Toronto, May 21 2013 - The Canadian Association for Neuroscience is proud to announce Dr. Shayna Rosenbaum, from York University, has received the CAN 2013 Young Investigator Award at the opening ceremony of 7th Annual Canadian Neuroscience Meeting.
Dr. Shayna Rosenbaum is a renowned expert in the area of Cognitive Neuroscience of Memory. As a Cognitive Neuroscientist and Clinical Neuropsychologist, she combines brain imaging techniques with cognitive methods to study the neural bases of learning and memory in patients with memory impairment. Her work, and unique perspective, has allowed her to further our understanding of the different forms of memory and how these are represented in the brain, of the effects of specific brain injuries on learning and memory, and of the social and personal effects of amnesia. She is also examining strategies that may be used by amnesic patients to compensate for the changes in the way their brains work.
Dr. Rosenbaum's publication track record demonstrates the importance of her research contributions. She has authored 40 publications, published or in press, many in prestigious journals such as Science or Nature Neuroscience. Twenty of these publications were produced in the last three years alone. Her work has gained media attention from many of the top news sources from Canada (CBC News, CTV, Toronto Star and National Post) and the USA (USA Today and The New York Times). She has also served as expert commentator for the journal Nature, CBC radio, The Canadian Press and The Globe and Mail, further highlighting her capacity to explain the complex nature of memory formation to the public. She has received many awards, including the 2010 Sloan Research Fellow in Neuroscience. The Sloan award has been an excellent predictor of research superstars in Canada and the USA.
Dr. Rosenbaum's research laboratory is investigating how memories acquired long ago are represented in the brain, how different types of memories change when normal brain function is disrupted, and how to detect and manage these changes with compensatory strategies. Damage to the hippocampus results in severe amnesia (loss of memory) but there is controversy surrounding the specific types of memory that are compromised. Dr. Rosenbaum's research is focused on resolving some of these controversies and is specifically addressing the following questions: What is the role of the hippocampus and other memory structures in storing and retrieving very old memories? For example, is the hippocampus always necessary for re-experiencing the details of personal life events? How is spatial memory related to memory for personal events and for facts? How does reconstructing past personal episodes relate to non-mnemonic abilities, such as imagining events that have never occurred, deciphering other people's current mental states, and making decisions about the future? Recent work focuses on identifying potential compensatory brain networks and developing novel methods that capitalize on patients' intact areas of cognitive function. Methods of investigation include sensitive cognitive measures combined with high-resolution structural and functional MRI of healthy and neurological patient populations. Her research has provided a framework for understanding how memory is organized in the brain and the efficacy of intervention techniques when memory declines or fails.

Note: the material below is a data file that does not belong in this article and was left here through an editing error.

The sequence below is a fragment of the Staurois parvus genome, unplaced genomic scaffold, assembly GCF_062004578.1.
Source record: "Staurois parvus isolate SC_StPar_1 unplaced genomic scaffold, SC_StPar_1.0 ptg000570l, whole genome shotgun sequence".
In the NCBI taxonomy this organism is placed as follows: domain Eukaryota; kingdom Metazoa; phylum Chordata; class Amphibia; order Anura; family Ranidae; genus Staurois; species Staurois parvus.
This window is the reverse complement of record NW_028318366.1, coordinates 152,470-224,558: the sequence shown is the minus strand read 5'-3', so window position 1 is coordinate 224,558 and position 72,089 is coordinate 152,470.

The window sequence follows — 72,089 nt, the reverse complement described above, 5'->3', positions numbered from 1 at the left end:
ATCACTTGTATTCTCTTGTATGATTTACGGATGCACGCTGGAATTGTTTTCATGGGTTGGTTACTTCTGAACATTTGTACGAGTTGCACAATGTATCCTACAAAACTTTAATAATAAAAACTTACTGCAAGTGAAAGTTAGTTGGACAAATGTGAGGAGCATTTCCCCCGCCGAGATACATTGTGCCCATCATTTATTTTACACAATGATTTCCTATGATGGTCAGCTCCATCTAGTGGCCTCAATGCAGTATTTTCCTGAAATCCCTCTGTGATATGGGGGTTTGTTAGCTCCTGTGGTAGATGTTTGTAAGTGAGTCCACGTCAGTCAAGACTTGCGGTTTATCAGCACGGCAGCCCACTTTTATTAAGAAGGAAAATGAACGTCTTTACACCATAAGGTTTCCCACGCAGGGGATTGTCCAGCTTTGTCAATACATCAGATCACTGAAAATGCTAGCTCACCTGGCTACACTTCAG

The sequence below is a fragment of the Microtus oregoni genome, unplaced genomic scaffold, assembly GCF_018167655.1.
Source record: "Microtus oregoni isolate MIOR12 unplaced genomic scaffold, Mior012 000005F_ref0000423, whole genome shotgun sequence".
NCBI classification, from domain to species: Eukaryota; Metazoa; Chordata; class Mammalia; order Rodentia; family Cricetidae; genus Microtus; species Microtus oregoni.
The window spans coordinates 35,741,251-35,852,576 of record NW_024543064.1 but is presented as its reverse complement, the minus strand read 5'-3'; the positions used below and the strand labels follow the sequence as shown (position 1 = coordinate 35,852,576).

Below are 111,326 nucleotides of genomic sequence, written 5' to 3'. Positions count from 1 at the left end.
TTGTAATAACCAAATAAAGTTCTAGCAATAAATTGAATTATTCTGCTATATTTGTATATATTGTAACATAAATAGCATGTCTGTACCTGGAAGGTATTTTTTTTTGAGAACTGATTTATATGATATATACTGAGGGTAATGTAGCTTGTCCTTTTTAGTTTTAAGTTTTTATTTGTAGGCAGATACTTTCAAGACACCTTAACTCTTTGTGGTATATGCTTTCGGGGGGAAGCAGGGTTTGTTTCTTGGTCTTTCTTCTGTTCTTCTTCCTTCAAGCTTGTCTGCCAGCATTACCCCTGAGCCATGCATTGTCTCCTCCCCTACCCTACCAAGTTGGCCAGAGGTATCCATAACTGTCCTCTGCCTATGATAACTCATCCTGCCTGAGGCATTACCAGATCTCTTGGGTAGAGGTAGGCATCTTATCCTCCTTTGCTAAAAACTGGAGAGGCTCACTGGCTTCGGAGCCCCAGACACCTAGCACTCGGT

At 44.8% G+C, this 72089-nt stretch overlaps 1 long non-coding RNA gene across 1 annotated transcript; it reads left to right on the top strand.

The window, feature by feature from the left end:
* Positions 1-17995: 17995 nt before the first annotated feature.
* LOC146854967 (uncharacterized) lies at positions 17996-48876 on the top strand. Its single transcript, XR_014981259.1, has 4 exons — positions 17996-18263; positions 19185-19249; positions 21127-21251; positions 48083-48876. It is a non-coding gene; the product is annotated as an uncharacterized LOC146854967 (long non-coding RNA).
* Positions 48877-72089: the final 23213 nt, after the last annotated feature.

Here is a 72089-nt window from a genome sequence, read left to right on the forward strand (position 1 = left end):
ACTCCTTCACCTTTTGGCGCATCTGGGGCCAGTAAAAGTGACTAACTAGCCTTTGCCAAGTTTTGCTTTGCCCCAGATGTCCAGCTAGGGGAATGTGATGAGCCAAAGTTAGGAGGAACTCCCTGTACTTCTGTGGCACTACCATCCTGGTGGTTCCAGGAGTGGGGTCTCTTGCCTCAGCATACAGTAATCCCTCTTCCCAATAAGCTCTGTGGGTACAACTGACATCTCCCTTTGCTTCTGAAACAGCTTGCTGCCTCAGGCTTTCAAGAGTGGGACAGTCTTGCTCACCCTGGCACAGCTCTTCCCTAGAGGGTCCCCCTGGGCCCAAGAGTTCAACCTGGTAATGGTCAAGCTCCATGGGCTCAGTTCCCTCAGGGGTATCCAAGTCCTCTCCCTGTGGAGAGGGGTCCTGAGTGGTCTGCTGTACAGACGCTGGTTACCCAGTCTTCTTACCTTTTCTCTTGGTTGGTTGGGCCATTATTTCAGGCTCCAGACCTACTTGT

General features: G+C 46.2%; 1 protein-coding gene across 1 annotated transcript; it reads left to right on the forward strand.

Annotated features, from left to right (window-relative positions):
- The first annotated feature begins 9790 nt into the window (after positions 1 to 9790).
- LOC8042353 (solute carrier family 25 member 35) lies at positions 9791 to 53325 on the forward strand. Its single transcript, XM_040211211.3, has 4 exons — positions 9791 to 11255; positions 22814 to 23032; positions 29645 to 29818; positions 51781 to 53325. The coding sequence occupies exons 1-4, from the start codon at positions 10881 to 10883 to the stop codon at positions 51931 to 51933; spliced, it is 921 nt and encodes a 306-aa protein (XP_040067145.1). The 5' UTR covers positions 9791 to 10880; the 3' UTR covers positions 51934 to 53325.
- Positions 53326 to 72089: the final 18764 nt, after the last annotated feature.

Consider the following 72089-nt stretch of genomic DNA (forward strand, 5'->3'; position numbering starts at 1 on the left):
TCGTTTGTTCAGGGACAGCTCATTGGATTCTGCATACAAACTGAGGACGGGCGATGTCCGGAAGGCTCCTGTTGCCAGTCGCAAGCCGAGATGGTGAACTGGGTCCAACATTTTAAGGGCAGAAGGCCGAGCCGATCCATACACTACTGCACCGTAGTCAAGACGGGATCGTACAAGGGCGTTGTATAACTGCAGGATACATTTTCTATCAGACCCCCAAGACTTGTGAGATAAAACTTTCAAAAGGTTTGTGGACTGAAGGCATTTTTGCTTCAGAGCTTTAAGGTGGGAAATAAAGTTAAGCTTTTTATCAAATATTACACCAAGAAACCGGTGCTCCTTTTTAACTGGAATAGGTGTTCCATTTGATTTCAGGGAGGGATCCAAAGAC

A full profile of Dr. Rosenbaum including references to her most representatives research publications can be found on the Canadian Association for Neuroscience website, at http://can-acn.
The seventh Annual Canadian Neuroscience meeting takes place May 20-24 2013 at the Sheraton Centre Hotel in Toronto.
Please contact Julie Poupart, Communications Director for the Canadian Association for Neuroscience at email@example.com for more information about the Young Investigator Award and the 7th Annual Canadian Neuroscience Meeting. More information about the meeting at: http://www.